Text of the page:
Use this URL to cite or link to this record in EThOS:
Title: Design and performance analysis of an adaptive anti-skid braking system for large aircraft
Author: Shepherd, Andrew C.
ISNI:       0000 0001 3402 9811
Awarding Body: Cranfield University
Current Institution: Cranfield University
Date of Award: 2007
Availability of Full Text:
Access from EThOS:
Access from Institution:
lt is the author's contention that a brake control system incorporating the following two features is suitable for high-performance, robust and adaptive anti-skid control. 1. Switching on wheel acceleration with hysteresis, 2. Fixed brake pressure rate control. Furthermore, the author contends that such a system can be developed in the context of large commercial aircraft development and with regard to; Minimal a-priori knowledge of system dynamics, I No requirement for on-line system identification. This thesis documents a programme of research conducted to examine this hypothesis in the context of large commercial aircraft, and in conjunction with Airbus UK at Filton in Bristol. The physical basis for this method of control is examined from first principles, explored in detail through a simulation based experimental process and is subsequently confirmed as a viable means of control. This is further developed into a prototype anti-skid braking control algorithm which in turn is incorporated into a nominal brake control system model. A detailed analysis of the systems performance is then conducted and reported upon. Finally, conclusions are drawn with respect to the aims and objectives documented herein and recommendations for further research are made. The novel aspects of this hypothesis and subsequent algorithm development are as follows, and are to be considered with respect to the current state-of-the-art in the field: 1. The use of a fixed brake pressure rate control to isolate the friction dependent aspects of the system dynamics, 2. The use of a simple switching element which incorporates hysteresis such that when combined with l, allows robust -slip gradient control* to be effected, and 3. The use of brake system response characteristics to drive an optimal wheel acceleration demand signal. The author believes that these three aspects of the anti-skid braking algorithm documented within this thesis combine to provide an effective and pragmatic solution to the problem, and represent a step forward in the state of- the-art as is befitting a research programme of EngD character. 'The gradient of the -slip (friction coefficient vs. wheel slip ratio) curve is controlled.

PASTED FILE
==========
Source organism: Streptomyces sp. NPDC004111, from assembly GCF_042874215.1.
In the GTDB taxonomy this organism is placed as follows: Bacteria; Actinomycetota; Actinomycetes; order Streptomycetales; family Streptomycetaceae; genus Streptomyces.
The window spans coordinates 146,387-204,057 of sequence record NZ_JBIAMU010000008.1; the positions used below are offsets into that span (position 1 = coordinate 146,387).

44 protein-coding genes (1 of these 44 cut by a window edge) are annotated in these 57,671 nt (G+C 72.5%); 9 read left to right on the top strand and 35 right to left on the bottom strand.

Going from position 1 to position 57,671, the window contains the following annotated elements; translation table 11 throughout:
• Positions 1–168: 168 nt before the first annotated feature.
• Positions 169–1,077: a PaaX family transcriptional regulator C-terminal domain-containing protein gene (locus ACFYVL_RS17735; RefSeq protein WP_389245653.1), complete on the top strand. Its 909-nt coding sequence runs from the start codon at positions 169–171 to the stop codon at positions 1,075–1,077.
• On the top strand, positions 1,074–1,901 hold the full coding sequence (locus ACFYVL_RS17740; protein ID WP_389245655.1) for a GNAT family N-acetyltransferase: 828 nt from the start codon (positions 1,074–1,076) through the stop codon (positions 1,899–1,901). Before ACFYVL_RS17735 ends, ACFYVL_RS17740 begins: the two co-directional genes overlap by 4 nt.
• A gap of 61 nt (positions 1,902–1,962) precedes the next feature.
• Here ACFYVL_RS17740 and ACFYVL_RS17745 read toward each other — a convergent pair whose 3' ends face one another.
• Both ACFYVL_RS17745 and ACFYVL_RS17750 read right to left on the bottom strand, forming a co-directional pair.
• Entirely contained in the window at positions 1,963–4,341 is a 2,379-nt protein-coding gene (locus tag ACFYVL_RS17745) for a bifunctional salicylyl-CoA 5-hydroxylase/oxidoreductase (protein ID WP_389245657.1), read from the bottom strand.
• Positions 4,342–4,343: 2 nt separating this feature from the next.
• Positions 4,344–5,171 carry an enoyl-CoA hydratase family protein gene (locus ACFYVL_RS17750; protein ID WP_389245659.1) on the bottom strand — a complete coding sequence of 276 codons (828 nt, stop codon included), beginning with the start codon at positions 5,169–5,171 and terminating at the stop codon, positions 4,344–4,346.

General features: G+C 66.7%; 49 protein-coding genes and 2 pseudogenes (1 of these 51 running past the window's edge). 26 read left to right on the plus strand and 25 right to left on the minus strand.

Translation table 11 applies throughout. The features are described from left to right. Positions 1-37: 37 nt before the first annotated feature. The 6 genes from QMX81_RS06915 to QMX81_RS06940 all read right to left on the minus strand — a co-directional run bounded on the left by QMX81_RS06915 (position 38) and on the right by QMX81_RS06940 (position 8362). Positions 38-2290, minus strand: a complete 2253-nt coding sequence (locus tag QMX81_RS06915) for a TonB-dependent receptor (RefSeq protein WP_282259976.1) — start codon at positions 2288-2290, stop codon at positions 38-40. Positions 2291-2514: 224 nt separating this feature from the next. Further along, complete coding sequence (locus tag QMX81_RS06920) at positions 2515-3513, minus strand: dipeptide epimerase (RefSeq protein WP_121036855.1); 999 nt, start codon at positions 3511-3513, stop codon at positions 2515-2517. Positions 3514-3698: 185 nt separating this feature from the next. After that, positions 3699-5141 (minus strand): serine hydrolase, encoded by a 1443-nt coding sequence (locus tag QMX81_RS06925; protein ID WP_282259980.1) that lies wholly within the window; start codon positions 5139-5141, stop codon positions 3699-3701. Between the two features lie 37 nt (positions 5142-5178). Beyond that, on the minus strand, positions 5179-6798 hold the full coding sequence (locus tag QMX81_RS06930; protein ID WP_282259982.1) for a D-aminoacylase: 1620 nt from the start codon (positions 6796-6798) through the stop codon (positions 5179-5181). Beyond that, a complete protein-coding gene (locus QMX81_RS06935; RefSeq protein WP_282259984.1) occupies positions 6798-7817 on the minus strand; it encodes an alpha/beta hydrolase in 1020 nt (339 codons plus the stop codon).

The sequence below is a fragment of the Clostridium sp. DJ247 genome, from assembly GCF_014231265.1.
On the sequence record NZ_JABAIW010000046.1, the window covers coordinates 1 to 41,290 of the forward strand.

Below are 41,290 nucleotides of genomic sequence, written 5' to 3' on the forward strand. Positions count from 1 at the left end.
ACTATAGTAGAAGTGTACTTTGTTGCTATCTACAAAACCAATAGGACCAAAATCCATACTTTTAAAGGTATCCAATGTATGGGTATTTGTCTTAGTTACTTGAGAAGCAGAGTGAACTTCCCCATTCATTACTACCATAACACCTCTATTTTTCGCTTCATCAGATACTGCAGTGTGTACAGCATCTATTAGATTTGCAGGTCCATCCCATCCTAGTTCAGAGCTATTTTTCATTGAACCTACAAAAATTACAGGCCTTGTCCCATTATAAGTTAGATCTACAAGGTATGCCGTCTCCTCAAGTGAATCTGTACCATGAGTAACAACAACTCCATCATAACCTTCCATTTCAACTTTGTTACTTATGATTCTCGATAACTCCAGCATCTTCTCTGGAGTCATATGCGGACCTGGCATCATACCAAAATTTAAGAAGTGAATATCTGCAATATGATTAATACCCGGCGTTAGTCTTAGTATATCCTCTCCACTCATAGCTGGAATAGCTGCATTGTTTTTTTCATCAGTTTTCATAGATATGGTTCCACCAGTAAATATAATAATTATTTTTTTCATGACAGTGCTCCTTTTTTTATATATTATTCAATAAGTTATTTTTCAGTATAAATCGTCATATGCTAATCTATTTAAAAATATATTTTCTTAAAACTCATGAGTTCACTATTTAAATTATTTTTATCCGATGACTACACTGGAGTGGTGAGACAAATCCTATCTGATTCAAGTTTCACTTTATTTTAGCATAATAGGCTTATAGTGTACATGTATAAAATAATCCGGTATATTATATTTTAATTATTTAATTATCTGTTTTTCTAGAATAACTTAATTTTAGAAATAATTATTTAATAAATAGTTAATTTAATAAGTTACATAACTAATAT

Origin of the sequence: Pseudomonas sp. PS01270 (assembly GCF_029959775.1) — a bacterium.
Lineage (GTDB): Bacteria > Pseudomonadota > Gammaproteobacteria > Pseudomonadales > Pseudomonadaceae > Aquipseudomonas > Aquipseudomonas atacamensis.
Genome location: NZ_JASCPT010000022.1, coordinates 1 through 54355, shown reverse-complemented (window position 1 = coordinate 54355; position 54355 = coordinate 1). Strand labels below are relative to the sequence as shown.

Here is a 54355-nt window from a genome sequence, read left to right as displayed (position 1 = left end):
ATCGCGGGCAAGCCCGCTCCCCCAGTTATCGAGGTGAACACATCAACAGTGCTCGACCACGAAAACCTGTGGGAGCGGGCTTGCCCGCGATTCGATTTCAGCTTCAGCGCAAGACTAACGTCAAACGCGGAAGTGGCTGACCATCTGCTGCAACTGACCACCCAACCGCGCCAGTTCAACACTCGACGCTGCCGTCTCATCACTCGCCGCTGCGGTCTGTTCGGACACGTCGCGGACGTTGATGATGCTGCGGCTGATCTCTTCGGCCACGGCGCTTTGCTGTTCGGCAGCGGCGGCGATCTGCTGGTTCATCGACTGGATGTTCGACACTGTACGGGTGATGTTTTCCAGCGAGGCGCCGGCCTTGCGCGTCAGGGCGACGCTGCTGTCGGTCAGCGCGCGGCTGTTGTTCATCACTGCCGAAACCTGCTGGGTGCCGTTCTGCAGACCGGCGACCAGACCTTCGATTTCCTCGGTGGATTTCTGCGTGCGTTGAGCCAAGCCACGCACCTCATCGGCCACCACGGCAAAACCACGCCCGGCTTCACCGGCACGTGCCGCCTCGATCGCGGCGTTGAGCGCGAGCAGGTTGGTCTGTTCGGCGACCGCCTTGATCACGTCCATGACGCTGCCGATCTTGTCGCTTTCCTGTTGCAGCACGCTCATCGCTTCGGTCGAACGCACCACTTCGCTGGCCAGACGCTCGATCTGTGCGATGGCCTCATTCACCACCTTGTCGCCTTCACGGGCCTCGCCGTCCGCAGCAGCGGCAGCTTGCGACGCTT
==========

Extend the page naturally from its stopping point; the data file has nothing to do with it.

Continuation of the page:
Supervisor: Cook, M. V. ; Papadopoulos, C. Sponsor: Not available
Qualification Name: Thesis (D.Eng.) Qualification Level: Doctoral
EThOS ID:  DOI: Not available